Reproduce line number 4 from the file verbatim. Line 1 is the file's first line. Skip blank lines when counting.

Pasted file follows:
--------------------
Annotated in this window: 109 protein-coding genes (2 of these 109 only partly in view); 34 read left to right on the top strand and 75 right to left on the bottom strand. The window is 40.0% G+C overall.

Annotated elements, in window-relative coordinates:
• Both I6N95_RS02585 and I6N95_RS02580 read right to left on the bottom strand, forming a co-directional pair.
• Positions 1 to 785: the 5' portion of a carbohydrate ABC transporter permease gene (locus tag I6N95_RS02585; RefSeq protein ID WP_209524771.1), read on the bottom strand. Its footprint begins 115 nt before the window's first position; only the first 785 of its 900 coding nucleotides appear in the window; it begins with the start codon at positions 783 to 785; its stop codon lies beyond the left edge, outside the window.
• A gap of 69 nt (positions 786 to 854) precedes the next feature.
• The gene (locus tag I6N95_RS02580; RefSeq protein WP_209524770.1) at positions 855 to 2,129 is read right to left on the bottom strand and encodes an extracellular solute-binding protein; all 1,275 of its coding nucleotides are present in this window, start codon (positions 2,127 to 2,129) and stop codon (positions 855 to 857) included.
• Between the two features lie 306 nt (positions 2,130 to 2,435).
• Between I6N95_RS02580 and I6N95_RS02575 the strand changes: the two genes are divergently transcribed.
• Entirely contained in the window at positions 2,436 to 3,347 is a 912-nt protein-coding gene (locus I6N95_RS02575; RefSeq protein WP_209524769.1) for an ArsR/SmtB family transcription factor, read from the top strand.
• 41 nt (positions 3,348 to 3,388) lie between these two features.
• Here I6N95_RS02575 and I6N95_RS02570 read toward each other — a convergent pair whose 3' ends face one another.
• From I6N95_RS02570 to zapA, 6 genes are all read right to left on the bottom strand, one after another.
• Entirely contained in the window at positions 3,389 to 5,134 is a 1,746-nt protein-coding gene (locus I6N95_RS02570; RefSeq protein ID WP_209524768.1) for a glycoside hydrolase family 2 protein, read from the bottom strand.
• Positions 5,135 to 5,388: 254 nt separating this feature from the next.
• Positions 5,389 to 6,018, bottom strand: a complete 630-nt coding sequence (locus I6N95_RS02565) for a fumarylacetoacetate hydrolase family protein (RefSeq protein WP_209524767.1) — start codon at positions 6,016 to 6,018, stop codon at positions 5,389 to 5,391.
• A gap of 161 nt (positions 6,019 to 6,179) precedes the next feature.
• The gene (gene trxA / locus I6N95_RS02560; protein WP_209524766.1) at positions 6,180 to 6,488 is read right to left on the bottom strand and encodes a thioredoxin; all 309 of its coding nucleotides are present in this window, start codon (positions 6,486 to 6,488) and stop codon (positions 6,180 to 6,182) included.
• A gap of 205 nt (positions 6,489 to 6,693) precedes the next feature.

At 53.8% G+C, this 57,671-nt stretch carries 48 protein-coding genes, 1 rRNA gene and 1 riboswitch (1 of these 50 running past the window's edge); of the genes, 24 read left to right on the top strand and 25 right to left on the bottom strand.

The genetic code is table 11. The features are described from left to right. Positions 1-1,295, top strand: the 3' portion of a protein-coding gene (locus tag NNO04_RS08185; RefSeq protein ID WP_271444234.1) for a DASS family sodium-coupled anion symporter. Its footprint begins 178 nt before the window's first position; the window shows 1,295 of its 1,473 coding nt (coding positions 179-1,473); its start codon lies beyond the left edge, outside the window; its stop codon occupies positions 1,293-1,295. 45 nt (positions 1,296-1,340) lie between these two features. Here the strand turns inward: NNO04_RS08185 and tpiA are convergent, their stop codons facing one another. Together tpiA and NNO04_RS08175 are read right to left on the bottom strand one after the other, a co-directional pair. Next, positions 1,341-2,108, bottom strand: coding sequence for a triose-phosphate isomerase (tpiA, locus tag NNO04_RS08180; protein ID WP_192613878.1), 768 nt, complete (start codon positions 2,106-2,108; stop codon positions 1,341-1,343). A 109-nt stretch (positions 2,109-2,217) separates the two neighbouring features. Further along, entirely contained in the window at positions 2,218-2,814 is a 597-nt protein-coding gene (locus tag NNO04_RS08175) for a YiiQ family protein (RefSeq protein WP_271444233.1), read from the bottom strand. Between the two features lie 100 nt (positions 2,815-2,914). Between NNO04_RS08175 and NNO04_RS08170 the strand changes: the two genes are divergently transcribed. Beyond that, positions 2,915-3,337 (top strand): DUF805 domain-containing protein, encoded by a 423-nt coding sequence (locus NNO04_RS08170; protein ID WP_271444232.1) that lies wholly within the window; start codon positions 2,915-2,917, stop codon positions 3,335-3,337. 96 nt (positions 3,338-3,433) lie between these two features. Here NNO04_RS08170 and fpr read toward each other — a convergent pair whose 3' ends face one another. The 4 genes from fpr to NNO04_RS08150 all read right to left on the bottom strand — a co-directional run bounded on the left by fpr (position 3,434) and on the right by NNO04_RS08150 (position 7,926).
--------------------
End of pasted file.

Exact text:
• Positions 1 to 785: the 5' portion of a carbohydrate ABC transporter permease gene (locus tag I6N95_RS02585; RefSeq protein ID WP_209524771.1), read on the bottom strand. Its footprint begins 115 nt before the window's first position; only the first 785 of its 900 coding nucleotides appear in the window; it begins with the start codon at positions 783 to 785; its stop codon lies beyond the left edge, outside the window.